Posted in Anxiety, dads, healthy, kids, moms, motherhood, parenting, Uncategorized

What to tell your kids about Coronavirus

I don’t want to scare my kids but I want them to be prepared for changes they are going to see in the world around them right now. For my teen, it’s easy to have a pretty frank discussion about what is going on and what precautions to take without freaking out. 


For my 9 year old (who suffers from severe anxiety) its a little trickier. I know I’m not the only parent struggling with this. I’m by no means an expert or a doctor but if you’re wondering what to tell your kids about Coronavirus, here is what I told mine:


We are ok. We are healthy people with strong immune systems. If we catch it, it will feel like a very bad cold or the flu. For us, it will feel like normal winter sick crud. For some people who are old or very young, their bodies aren’t as strong as ours to fight this off as easily. For people who already have major sickness like cancer or lung problems, it will be harder for their bodies to fight it off too. Doctors are going to be very busy taking care of them. 

Our job, as the strong and healthy people, is to wash our hands and follow the directions from doctors.We need to slow down the spread so the doctors have time to help everyone who needs it. We’re basically super heroes right now. We will wash our hands often to kill the germs so they can’t spread to others. We will avoid large crowds so the germs can’t spread. 

Things will look different for awhile because we’re all chipping in to do this to protect the others. But we love everyone and want this to stop as soon as we can so its worth it. We can definitely be strong and kill these germs if we all just work together and take care of each other.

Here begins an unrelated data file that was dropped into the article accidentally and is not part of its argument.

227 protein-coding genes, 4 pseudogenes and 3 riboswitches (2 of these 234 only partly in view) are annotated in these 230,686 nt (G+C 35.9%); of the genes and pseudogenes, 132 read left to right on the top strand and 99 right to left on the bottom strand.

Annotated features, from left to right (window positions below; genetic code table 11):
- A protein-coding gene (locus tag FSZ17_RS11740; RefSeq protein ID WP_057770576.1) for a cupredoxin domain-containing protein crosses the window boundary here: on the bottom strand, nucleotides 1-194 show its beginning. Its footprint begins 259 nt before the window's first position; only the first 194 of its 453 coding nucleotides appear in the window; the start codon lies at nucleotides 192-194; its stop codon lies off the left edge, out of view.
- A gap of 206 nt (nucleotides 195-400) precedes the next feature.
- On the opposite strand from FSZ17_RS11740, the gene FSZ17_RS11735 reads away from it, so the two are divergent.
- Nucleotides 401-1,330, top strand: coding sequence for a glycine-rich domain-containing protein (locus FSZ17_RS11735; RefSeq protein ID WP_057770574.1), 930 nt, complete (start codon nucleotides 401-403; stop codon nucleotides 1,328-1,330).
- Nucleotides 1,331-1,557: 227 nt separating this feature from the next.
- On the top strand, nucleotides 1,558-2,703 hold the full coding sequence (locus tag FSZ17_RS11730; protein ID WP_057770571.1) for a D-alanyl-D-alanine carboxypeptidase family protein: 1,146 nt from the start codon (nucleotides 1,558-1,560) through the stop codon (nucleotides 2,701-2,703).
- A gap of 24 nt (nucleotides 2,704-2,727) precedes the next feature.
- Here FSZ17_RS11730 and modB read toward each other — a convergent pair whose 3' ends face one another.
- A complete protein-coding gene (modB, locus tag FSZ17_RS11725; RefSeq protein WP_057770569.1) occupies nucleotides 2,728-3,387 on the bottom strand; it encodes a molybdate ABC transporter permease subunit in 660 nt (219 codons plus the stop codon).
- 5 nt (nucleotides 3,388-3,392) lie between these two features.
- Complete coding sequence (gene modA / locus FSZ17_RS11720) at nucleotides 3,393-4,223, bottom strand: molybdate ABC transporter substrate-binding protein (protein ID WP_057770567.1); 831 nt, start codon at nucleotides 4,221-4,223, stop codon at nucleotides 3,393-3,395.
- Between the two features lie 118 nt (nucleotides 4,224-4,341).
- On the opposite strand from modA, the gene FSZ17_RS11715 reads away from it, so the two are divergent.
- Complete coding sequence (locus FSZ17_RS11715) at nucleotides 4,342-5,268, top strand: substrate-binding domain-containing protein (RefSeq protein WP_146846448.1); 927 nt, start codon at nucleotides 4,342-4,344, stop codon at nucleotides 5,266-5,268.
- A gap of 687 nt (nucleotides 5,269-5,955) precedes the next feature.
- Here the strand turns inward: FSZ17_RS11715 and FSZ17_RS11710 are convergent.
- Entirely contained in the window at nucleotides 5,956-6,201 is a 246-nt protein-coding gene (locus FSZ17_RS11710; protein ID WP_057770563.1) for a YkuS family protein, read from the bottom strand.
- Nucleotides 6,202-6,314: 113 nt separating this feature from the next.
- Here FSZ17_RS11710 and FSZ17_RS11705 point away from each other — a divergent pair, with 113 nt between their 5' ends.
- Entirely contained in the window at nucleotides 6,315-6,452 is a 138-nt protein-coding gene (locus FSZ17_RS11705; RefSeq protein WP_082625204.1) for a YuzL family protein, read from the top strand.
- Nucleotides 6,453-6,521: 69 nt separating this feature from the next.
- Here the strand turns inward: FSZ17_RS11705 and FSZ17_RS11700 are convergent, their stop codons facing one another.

I think it’s decent advice for us all. Stop hoarding the toilet paper (seriously, someone fill me in on the thought process there in the comments), share the soap, follow the recommendations, be cool, and we’ll get through this together. 


Don’t forget your cape, superheroes.

Posted in dads, kids, parenting

Bashing dads doesn’t make you a better mom.

I’ve been seeing a lot of posts in my news feeds lately urging dads to help without being asked or pointing out what they should be doing to better support their wives. I get it, some guys may need a push (some moms do too). But, newsflash: some guys definitely don’t. 

Don’t lump them all into some sort of clueless, bumbling stereotype. 

Sure I have to get the kids up, ready, and out the door to their schools every morning; but it has nothing to do with him being clueless or unhelpful. He is already gone and well into his work day by that time.

He is up at 3am and out the door by 4am to get through his work day in time to pick up our kids from school. He could start later and let them walk or ride the bus home, they’re plenty capable, but we feel it’s important for a parent to be home after school. So he is, as an equal parent.

Years ago, our schedules were different and I was home with the kids before he got home. I could have dinner made, dishes done, and we could have a jumpstart on our evening family plans. When things flipped, he could have just waited for me to get home to keep doing what I’d done before. 

Only, this dad knew dishes needed to be done, dinner cooked, and evening activities gotten to. So he cooks, washes, and helps ferry kids to things. He wasn’t told to or even asked to; he’s a grown man for crying out loud. He’s a parent, he’s doing what needs to be done.

He doesn’t “babysit” our kids, he parents them. He doesn’t “help” me around the house, he does what needs to be done (honestly, more than me plenty of the time).

He cooks dinner. Like, COOKS it. Not just eggs, cereal, frozen pizza or take out. 

He mows the lawn, fixes anything broken, and takes out the trash. He has used his pocket knife to perfectly cut tiny pads for tiny ballet shoes in the dance studio waiting area to make his little girl’s feet feel better.

I know he’s not the only one. I see dads navigating the grocery store with kids in tow like professionals. I see them coaching soccer teams, attending tea parties, raising kids solo, reading stories, pulling sleds, shooting hoops, and showing their kids (and everyone else) how amazing dads are.

So before you click the next link shaming dads for not doing more or bashing their contributions, stop for just a moment and think about all those who do not. They deserve some recognition and praise also.

Well done, dads. For silly games, monster hugs, hair brushing, donut dates, training wheel removal, laundry folding, vacuum hauling (that thing is heavy), and all the ways you keep your families going.  

Thank you. You’re doing a great job.